An essay in today's paper asks that provocative question.
It stems from a movie with a plot that turns on that question, as newcomers ascending to the Pearly Gates get to choose their best moment on earth to relive forever in heaven. The essayist reaches a sweet conclusion related to fatherhood -- it is Father's Day, after all -- but poses the question to his readers to consider as well.
That's a challenge I can't resist.
Some contenders on my list of relivable moments seem obvious, but ultimately don't make the cut. Memories of my wedding day are hazy -- I was so focused on not blowing the vows in public, I don't remember much else -- so not sure what I'd be getting myself into if that was my choice.
Giving birth was wondrous and life-changing both times. But it hurt. And anything that would have me spending all eternity in a hospital gown is a definite non-starter.
So the real contenders are more obscure.
Watching my daughter deliver an essay she'd written about brushing her cat's teeth for an 8th grade speech contest is one. Her speech was well-crafted and hilarious, and she delivered it with a poise I didn't realize she had. She earned a first-place trophy for it, and a spot on my "hey, that's my kid!!" favorite moments list.
Watching my fourth-grade son put his all into the softball-throw at the grade school track meet similarly stands out in my memory. He came in fifth, which was good enough to add one point to the team's track meet total. In track meets and other sporting events to come he'd bring home plenty of blue ribbons and trophies, but in that fifth-place success I saw his confidence begin to blossom. I'd be okay stuck in that moment for all time.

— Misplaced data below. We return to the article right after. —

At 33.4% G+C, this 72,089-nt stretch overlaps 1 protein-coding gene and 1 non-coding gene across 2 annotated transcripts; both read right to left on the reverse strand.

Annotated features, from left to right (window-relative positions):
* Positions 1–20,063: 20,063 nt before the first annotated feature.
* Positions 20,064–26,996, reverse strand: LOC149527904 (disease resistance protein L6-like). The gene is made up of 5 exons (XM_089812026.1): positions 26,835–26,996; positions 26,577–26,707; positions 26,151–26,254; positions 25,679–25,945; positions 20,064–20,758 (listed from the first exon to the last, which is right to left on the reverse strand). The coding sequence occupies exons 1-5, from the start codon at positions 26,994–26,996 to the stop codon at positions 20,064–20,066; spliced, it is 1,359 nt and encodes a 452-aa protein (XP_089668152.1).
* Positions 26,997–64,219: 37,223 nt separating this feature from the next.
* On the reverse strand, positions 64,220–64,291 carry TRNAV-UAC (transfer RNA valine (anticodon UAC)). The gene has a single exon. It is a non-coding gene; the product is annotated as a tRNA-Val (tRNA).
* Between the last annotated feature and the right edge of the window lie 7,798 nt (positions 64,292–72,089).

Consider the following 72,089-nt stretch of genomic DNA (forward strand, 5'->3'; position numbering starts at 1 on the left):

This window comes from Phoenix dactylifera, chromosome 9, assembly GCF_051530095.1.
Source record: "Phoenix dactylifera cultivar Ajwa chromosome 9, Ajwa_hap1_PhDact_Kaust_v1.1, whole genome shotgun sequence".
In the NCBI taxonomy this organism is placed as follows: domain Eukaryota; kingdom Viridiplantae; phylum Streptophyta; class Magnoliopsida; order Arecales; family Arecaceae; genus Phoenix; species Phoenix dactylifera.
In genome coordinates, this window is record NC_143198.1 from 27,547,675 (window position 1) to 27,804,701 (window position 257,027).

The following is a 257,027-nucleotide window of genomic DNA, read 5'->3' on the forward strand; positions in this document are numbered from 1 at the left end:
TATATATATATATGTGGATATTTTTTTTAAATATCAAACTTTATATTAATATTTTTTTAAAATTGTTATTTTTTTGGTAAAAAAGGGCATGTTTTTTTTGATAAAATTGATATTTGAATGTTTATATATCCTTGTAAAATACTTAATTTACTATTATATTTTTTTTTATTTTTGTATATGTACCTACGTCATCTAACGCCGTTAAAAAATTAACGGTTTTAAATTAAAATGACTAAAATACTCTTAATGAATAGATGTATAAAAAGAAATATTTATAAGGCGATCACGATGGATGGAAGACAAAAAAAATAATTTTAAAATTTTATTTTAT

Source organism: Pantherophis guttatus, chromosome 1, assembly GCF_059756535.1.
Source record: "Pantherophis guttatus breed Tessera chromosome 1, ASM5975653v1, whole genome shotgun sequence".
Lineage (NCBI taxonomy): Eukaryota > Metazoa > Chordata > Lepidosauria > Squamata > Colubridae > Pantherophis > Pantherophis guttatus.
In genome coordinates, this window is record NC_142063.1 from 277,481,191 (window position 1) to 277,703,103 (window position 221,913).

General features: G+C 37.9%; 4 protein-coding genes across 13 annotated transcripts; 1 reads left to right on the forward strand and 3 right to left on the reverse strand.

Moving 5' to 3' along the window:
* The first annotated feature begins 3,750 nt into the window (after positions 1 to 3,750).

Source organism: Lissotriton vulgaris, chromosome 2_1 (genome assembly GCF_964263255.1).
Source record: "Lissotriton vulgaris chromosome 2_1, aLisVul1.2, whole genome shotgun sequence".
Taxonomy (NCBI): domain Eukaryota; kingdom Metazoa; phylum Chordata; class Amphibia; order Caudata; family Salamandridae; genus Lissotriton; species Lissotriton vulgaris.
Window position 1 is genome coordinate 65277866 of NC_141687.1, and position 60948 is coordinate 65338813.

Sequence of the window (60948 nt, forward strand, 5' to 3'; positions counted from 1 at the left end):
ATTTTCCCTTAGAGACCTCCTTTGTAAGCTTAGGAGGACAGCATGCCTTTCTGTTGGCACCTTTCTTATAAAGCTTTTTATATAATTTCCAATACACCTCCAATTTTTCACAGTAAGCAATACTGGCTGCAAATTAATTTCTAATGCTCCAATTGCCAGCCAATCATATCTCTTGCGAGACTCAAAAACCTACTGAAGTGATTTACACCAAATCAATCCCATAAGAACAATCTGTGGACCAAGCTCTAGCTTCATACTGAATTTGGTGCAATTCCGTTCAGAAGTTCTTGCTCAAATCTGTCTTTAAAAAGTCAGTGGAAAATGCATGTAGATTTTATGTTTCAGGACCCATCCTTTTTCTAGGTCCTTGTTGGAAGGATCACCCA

Most of my top 10 involve being part of something larger than me. Drinking a beer with coworkers backstage after a summer concert series we'd pulled off as a team. Singing Bach and Vivaldi in the alto section of community choirs with symphony orchestra accompaniment. Still singing in the alto section, but this time with my church choir in an abbey in the English village of Teweksbury, my and fellow choristers' voices echoing off ancient walls and mingling with the ghosts of those who had sung or spoken in that place over the course of 900 years.
These are vivid memories, flashes of personal awe and wonder. But I suspect they might dim in encore, and are best left as they are.
Which brings me to my choice: the evening of May 31, 1991. It was a graduation party I and other parents put together to celebrate the two dozen members of my daughter's 8th grade class completing elementary school. The kids in that class were extraordinarily close, and all but one of them had showed up, with parents and siblings, for pot-luck and Karaoke in a small outdoor ampitheater. The weather was perfect and the mood was convivial. The spirit of that evening alone would qualify it for my live-forever list.
But what puts it at the top is the way the evening closed. As the sun set we gathered up picnic remains and settled in to watch an hour-long commemorative class video produced by yours truly. The video had entailed hours (and hours and hours) of videotaping, marking time codes and editing in the waning days of analog technology. It was rough, but I was proud of it. The personality of every kid in the class came through, and it still stands today as a glimpse into the quirky perspective and promise of children on the threshhold of young adulthood.
We all - kids, parents, brothers and sisters - sat under the stars watching the video together. When it ended, we hugged and sniffled and hauled our lawn chairs back to our cars, knowing we had just shared a special experience we would treasure for years. We were nostalgic to realize what we and our kids were leaving behind, but eager to discover what might come next.
If I get to choose a moment to relive for all time, this is it.
So what about you?
Yes, there's a free lunch
18 hours ago